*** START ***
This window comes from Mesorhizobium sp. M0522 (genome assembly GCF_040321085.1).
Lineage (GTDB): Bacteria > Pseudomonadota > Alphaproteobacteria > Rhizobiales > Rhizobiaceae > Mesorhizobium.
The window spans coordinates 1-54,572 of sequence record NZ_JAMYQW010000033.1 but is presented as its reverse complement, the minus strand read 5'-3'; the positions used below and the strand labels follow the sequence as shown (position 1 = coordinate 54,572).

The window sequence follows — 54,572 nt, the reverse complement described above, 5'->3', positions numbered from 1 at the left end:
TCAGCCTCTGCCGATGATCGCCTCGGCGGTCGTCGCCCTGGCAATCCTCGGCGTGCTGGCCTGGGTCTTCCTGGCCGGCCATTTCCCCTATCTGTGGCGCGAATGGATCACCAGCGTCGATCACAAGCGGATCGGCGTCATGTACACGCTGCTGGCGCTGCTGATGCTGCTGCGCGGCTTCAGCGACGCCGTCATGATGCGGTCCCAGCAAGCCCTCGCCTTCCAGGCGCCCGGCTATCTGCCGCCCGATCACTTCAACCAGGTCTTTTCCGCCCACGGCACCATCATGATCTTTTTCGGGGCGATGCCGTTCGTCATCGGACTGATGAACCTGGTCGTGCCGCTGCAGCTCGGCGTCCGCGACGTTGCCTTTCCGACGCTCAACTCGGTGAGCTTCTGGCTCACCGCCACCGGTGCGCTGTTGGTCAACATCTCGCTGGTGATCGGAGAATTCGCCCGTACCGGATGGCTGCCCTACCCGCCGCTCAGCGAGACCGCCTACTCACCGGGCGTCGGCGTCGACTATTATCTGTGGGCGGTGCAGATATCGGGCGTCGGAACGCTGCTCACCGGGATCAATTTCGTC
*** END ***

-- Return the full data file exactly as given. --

This window comes from Mesorhizobium sp. M0522 (genome assembly GCF_040321085.1).
Lineage (GTDB): Bacteria > Pseudomonadota > Alphaproteobacteria > Rhizobiales > Rhizobiaceae > Mesorhizobium.
The window spans coordinates 1-54,572 of sequence record NZ_JAMYQW010000033.1 but is presented as its reverse complement, the minus strand read 5'-3'; the positions used below and the strand labels follow the sequence as shown (position 1 = coordinate 54,572).

The window sequence follows — 54,572 nt, the reverse complement described above, 5'->3', positions numbered from 1 at the left end:
TCAGCCTCTGCCGATGATCGCCTCGGCGGTCGTCGCCCTGGCAATCCTCGGCGTGCTGGCCTGGGTCTTCCTGGCCGGCCATTTCCCCTATCTGTGGCGCGAATGGATCACCAGCGTCGATCACAAGCGGATCGGCGTCATGTACACGCTGCTGGCGCTGCTGATGCTGCTGCGCGGCTTCAGCGACGCCGTCATGATGCGGTCCCAGCAAGCCCTCGCCTTCCAGGCGCCCGGCTATCTGCCGCCCGATCACTTCAACCAGGTCTTTTCCGCCCACGGCACCATCATGATCTTTTTCGGGGCGATGCCGTTCGTCATCGGACTGATGAACCTGGTCGTGCCGCTGCAGCTCGGCGTCCGCGACGTTGCCTTTCCGACGCTCAACTCGGTGAGCTTCTGGCTCACCGCCACCGGTGCGCTGTTGGTCAACATCTCGCTGGTGATCGGAGAATTCGCCCGTACCGGATGGCTGCCCTACCCGCCGCTCAGCGAGACCGCCTACTCACCGGGCGTCGGCGTCGACTATTATCTGTGGGCGGTGCAGATATCGGGCGTCGGAACGCTGCTCACCGGGATCAATTTCGTC